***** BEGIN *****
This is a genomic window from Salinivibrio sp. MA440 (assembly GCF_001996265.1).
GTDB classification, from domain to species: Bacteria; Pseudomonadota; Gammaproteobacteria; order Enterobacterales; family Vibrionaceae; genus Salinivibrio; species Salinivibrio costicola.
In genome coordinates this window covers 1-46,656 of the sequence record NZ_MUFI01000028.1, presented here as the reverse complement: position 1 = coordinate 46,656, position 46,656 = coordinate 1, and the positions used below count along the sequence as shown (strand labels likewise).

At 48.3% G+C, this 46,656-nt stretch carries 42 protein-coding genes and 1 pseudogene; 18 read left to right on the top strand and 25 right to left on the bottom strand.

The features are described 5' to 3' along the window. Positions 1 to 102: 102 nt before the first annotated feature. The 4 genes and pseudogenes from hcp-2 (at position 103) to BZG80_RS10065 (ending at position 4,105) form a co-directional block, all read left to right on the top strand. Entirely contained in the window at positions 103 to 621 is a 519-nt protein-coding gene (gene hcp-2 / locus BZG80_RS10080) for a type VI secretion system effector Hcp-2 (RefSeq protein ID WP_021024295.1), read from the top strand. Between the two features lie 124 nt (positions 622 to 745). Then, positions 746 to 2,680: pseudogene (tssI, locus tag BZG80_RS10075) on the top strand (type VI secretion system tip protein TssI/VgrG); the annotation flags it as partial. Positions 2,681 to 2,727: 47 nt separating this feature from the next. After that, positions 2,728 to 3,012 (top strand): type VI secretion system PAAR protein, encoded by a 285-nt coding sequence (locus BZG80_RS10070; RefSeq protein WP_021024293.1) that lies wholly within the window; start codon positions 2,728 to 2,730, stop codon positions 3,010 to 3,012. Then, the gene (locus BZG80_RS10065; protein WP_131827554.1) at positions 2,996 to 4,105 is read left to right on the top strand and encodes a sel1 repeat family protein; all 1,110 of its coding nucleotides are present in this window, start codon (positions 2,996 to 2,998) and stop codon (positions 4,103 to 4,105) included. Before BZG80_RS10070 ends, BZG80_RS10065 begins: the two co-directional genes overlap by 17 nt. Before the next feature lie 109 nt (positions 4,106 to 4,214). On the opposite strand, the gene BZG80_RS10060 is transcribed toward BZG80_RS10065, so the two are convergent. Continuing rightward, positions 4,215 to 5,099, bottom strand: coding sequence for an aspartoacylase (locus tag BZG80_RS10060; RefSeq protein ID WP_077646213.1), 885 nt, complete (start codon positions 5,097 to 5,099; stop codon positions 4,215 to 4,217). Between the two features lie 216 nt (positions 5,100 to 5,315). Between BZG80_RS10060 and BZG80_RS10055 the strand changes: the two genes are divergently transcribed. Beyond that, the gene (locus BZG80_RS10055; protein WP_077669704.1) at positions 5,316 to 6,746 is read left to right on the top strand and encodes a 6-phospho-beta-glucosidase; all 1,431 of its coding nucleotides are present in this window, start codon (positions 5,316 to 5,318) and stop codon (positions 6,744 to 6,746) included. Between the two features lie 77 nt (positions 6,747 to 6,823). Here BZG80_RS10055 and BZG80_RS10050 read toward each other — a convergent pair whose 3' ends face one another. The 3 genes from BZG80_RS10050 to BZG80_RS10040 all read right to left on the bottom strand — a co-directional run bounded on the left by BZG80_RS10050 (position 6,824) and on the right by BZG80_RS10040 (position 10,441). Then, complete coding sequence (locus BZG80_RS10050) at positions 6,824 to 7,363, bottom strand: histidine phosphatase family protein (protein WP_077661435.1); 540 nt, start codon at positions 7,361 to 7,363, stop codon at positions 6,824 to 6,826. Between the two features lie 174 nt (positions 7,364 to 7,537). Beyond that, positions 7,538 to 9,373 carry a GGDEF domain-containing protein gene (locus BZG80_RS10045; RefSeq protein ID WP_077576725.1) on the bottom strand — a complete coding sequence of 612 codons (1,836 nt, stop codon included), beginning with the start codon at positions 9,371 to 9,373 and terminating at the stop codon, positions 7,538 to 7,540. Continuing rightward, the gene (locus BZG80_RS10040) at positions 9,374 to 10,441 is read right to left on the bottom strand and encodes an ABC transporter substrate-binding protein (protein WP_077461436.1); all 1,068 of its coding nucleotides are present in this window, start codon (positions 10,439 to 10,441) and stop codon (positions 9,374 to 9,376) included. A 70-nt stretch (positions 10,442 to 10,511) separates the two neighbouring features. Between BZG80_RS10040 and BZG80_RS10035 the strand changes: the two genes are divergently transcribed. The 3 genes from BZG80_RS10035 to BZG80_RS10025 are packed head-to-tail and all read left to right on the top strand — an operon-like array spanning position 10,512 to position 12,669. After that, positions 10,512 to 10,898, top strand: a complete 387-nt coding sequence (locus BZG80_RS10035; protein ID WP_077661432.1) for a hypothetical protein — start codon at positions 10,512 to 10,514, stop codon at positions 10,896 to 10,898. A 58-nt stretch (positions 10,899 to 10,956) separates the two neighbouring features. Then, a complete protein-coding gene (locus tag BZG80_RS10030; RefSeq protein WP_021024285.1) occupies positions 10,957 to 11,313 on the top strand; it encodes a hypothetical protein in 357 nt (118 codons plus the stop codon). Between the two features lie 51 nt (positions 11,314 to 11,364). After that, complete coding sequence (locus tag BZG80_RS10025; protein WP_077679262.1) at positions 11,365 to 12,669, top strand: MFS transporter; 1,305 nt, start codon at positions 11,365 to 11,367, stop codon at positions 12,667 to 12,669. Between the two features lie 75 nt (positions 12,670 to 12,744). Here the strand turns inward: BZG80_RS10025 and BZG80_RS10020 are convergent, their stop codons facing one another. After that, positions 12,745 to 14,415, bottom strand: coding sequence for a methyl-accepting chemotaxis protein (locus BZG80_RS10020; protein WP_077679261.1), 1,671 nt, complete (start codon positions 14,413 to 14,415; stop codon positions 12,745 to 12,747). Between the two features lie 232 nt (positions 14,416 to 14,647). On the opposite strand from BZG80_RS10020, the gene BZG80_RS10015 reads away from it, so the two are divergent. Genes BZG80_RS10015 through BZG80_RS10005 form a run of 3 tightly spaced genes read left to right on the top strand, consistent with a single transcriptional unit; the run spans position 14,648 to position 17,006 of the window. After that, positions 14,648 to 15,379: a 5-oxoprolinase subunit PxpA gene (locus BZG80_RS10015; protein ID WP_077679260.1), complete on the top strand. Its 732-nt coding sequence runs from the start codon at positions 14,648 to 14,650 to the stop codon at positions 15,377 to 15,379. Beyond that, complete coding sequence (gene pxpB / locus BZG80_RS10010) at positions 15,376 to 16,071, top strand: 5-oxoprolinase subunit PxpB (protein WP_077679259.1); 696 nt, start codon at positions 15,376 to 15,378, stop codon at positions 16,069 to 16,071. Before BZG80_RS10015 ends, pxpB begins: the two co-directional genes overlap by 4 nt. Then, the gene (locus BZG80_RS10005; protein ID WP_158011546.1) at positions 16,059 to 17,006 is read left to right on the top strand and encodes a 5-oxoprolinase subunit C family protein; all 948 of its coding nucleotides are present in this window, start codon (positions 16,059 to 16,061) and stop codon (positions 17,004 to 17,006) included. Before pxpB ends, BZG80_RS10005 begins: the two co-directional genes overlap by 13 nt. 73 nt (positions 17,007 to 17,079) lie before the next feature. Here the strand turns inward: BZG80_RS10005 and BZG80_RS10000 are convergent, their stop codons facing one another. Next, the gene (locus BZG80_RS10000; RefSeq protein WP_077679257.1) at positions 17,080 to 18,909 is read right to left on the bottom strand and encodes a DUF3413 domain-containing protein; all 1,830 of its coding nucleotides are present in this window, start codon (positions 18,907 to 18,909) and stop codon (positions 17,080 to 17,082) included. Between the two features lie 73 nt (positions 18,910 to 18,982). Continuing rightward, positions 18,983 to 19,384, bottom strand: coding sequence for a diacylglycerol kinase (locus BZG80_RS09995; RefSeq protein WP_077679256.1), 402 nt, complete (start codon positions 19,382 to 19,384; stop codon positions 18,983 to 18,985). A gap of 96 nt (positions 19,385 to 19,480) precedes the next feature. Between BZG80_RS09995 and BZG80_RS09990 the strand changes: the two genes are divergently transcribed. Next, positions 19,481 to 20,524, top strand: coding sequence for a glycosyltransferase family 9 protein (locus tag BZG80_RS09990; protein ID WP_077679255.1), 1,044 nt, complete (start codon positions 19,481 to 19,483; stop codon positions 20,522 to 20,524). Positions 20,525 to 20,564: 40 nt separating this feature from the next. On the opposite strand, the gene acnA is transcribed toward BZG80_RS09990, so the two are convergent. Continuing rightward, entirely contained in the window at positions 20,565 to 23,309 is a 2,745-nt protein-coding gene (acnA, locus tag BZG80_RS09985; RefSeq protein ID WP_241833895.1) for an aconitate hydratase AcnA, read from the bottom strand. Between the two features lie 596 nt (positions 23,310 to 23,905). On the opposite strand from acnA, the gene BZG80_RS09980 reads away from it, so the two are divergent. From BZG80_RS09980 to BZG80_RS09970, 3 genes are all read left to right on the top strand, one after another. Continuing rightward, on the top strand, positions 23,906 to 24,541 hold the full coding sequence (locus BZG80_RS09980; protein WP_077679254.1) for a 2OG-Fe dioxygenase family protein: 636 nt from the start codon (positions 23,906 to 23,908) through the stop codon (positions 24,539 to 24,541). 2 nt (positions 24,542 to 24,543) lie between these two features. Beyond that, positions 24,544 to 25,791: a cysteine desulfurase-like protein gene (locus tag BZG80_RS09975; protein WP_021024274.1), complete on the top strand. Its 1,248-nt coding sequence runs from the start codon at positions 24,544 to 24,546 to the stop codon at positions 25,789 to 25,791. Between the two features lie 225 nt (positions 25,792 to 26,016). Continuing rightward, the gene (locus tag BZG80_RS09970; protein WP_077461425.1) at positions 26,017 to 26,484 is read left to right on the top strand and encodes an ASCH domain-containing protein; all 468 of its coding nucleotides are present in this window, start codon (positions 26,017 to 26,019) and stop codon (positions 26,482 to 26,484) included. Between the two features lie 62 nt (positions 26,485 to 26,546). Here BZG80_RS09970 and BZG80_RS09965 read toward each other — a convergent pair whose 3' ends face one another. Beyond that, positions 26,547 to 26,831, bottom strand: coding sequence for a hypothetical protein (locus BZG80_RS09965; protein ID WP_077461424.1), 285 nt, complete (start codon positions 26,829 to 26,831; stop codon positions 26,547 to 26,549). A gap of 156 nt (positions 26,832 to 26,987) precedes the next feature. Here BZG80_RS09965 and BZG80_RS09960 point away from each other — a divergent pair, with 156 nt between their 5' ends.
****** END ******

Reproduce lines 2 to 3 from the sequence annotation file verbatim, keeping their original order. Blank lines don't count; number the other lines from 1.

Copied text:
GTDB classification, from domain to species: Bacteria; Pseudomonadota; Gammaproteobacteria; order Enterobacterales; family Vibrionaceae; genus Salinivibrio; species Salinivibrio costicola.
In genome coordinates this window covers 1-46,656 of the sequence record NZ_MUFI01000028.1, presented here as the reverse complement: position 1 = coordinate 46,656, position 46,656 = coordinate 1, and the positions used below count along the sequence as shown (strand labels likewise).